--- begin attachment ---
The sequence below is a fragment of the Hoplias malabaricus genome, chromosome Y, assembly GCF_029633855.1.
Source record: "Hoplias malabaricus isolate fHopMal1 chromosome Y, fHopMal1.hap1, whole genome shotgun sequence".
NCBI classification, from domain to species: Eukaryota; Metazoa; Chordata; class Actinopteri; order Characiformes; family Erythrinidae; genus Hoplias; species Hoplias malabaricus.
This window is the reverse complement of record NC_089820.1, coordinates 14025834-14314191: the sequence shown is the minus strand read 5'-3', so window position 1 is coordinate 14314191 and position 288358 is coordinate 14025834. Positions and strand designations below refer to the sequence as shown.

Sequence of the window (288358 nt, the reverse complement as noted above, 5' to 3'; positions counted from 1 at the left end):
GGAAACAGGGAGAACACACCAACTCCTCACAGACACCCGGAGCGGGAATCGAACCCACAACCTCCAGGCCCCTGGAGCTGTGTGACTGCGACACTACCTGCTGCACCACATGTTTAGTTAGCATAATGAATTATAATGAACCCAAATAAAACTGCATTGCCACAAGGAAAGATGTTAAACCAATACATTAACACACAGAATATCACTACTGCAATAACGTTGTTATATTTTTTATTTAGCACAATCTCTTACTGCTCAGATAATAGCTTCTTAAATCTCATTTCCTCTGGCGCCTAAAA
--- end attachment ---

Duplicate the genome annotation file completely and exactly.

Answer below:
The sequence below is a fragment of the Hoplias malabaricus genome, chromosome Y, assembly GCF_029633855.1.
Source record: "Hoplias malabaricus isolate fHopMal1 chromosome Y, fHopMal1.hap1, whole genome shotgun sequence".
NCBI classification, from domain to species: Eukaryota; Metazoa; Chordata; class Actinopteri; order Characiformes; family Erythrinidae; genus Hoplias; species Hoplias malabaricus.
This window is the reverse complement of record NC_089820.1, coordinates 14025834-14314191: the sequence shown is the minus strand read 5'-3', so window position 1 is coordinate 14314191 and position 288358 is coordinate 14025834. Positions and strand designations below refer to the sequence as shown.

Sequence of the window (288358 nt, the reverse complement as noted above, 5' to 3'; positions counted from 1 at the left end):
GGAAACAGGGAGAACACACCAACTCCTCACAGACACCCGGAGCGGGAATCGAACCCACAACCTCCAGGCCCCTGGAGCTGTGTGACTGCGACACTACCTGCTGCACCACATGTTTAGTTAGCATAATGAATTATAATGAACCCAAATAAAACTGCATTGCCACAAGGAAAGATGTTAAACCAATACATTAACACACAGAATATCACTACTGCAATAACGTTGTTATATTTTTTATTTAGCACAATCTCTTACTGCTCAGATAATAGCTTCTTAAATCTCATTTCCTCTGGCGCCTAAAA